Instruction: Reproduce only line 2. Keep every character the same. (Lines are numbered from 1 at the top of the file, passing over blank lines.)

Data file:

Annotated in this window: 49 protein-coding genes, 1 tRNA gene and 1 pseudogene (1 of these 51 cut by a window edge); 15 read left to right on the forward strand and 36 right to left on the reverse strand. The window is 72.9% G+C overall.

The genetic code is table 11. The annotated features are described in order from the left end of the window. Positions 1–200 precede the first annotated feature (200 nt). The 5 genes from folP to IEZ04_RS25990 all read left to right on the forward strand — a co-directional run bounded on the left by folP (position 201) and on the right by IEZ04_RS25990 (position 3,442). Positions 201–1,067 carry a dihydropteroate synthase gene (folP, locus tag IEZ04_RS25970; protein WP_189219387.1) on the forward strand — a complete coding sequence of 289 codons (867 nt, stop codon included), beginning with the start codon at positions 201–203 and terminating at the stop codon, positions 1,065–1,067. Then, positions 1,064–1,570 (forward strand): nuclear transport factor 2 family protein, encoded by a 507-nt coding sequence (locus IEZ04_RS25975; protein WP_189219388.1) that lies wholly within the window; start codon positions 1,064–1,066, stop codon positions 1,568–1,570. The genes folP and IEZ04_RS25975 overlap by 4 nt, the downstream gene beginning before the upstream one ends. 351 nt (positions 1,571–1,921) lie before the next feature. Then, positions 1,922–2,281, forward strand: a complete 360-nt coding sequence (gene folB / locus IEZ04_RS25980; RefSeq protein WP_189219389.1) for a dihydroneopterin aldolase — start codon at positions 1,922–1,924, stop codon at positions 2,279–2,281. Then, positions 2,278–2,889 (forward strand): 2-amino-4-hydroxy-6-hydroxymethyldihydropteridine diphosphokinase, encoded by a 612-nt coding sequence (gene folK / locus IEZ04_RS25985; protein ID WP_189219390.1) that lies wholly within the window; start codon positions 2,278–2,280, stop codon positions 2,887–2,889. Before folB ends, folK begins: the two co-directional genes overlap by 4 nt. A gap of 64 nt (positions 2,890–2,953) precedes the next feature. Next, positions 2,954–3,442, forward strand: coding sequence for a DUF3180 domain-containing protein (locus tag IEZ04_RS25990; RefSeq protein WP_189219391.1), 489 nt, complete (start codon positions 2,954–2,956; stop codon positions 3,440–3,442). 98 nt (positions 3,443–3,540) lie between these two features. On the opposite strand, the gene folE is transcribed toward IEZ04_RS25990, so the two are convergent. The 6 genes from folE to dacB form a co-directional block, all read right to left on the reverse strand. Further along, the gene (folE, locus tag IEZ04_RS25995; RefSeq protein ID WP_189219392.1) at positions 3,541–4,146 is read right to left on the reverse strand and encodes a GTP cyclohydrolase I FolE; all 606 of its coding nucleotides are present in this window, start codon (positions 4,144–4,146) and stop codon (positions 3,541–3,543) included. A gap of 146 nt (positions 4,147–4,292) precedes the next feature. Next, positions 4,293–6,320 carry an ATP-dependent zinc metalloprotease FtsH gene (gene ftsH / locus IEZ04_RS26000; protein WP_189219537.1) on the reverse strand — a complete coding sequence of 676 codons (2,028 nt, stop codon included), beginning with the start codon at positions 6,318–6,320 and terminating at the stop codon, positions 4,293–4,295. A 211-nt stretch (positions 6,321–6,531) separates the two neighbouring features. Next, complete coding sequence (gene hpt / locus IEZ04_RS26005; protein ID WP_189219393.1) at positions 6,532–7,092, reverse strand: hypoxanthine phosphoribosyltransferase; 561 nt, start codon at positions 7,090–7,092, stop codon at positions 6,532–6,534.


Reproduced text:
The genetic code is table 11. The annotated features are described in order from the left end of the window. Positions 1–200 precede the first annotated feature (200 nt). The 5 genes from folP to IEZ04_RS25990 all read left to right on the forward strand — a co-directional run bounded on the left by folP (position 201) and on the right by IEZ04_RS25990 (position 3,442). Positions 201–1,067 carry a dihydropteroate synthase gene (folP, locus tag IEZ04_RS25970; protein WP_189219387.1) on the forward strand — a complete coding sequence of 289 codons (867 nt, stop codon included), beginning with the start codon at positions 201–203 and terminating at the stop codon, positions 1,065–1,067. Then, positions 1,064–1,570 (forward strand): nuclear transport factor 2 family protein, encoded by a 507-nt coding sequence (locus IEZ04_RS25975; protein WP_189219388.1) that lies wholly within the window; start codon positions 1,064–1,066, stop codon positions 1,568–1,570. The genes folP and IEZ04_RS25975 overlap by 4 nt, the downstream gene beginning before the upstream one ends. 351 nt (positions 1,571–1,921) lie before the next feature. Then, positions 1,922–2,281, forward strand: a complete 360-nt coding sequence (gene folB / locus IEZ04_RS25980; RefSeq protein WP_189219389.1) for a dihydroneopterin aldolase — start codon at positions 1,922–1,924, stop codon at positions 2,279–2,281. Then, positions 2,278–2,889 (forward strand): 2-amino-4-hydroxy-6-hydroxymethyldihydropteridine diphosphokinase, encoded by a 612-nt coding sequence (gene folK / locus IEZ04_RS25985; protein ID WP_189219390.1) that lies wholly within the window; start codon positions 2,278–2,280, stop codon positions 2,887–2,889. Before folB ends, folK begins: the two co-directional genes overlap by 4 nt. A gap of 64 nt (positions 2,890–2,953) precedes the next feature. Next, positions 2,954–3,442, forward strand: coding sequence for a DUF3180 domain-containing protein (locus tag IEZ04_RS25990; RefSeq protein WP_189219391.1), 489 nt, complete (start codon positions 2,954–2,956; stop codon positions 3,440–3,442). 98 nt (positions 3,443–3,540) lie between these two features. On the opposite strand, the gene folE is transcribed toward IEZ04_RS25990, so the two are convergent. The 6 genes from folE to dacB form a co-directional block, all read right to left on the reverse strand. Further along, the gene (folE, locus tag IEZ04_RS25995; RefSeq protein ID WP_189219392.1) at positions 3,541–4,146 is read right to left on the reverse strand and encodes a GTP cyclohydrolase I FolE; all 606 of its coding nucleotides are present in this window, start codon (positions 4,144–4,146) and stop codon (positions 3,541–3,543) included. A gap of 146 nt (positions 4,147–4,292) precedes the next feature. Next, positions 4,293–6,320 carry an ATP-dependent zinc metalloprotease FtsH gene (gene ftsH / locus IEZ04_RS26000; protein WP_189219537.1) on the reverse strand — a complete coding sequence of 676 codons (2,028 nt, stop codon included), beginning with the start codon at positions 6,318–6,320 and terminating at the stop codon, positions 4,293–4,295. A 211-nt stretch (positions 6,321–6,531) separates the two neighbouring features. Next, complete coding sequence (gene hpt / locus IEZ04_RS26005; protein ID WP_189219393.1) at positions 6,532–7,092, reverse strand: hypoxanthine phosphoribosyltransferase; 561 nt, start codon at positions 7,090–7,092, stop codon at positions 6,532–6,534.